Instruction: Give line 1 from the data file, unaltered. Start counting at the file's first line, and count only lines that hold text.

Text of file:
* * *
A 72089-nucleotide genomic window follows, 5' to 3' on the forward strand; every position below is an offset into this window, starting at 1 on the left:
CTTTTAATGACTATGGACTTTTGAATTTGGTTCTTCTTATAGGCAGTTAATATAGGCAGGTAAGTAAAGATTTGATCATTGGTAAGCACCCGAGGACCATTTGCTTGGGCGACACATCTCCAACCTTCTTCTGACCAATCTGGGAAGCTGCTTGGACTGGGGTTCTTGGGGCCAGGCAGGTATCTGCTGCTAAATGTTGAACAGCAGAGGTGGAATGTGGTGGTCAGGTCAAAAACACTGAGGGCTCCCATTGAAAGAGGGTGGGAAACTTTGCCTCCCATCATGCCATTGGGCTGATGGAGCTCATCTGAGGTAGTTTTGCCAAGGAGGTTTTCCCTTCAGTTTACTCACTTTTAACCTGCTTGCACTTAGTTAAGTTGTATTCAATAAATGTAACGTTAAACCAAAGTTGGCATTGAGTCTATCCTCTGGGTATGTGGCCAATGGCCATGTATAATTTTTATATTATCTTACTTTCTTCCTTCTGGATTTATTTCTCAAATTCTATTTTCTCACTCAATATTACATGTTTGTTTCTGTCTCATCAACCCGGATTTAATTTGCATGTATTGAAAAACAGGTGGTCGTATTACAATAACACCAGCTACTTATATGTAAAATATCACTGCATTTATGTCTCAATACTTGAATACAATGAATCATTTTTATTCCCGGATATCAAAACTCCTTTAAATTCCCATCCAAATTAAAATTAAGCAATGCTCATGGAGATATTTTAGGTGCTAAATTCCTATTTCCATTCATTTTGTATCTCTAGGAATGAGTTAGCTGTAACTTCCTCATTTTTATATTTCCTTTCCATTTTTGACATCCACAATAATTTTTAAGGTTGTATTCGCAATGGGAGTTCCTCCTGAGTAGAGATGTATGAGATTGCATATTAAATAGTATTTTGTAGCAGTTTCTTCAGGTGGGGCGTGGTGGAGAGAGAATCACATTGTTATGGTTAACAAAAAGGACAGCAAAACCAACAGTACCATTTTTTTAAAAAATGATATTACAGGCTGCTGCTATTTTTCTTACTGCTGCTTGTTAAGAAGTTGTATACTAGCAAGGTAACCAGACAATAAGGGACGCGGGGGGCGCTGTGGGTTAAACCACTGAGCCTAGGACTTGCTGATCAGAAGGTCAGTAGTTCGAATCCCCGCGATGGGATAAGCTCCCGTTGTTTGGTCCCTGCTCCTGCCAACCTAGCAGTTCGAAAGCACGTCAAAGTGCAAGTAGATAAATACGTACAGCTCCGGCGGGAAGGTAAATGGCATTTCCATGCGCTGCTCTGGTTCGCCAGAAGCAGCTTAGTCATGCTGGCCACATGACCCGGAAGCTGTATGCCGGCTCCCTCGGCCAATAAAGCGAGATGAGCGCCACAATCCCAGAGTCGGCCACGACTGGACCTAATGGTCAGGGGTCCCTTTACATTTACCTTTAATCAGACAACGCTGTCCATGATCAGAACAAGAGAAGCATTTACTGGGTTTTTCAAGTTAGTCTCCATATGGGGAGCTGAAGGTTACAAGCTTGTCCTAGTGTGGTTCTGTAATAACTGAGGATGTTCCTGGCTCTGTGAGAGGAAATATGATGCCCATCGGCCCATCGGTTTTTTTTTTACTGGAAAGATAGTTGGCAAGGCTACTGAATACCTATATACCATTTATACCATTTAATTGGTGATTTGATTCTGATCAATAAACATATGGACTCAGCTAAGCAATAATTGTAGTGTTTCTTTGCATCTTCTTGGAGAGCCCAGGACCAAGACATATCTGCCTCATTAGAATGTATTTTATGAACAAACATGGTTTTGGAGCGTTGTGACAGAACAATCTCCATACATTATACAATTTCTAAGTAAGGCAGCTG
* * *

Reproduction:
A 72089-nucleotide genomic window follows, 5' to 3' on the forward strand; every position below is an offset into this window, starting at 1 on the left: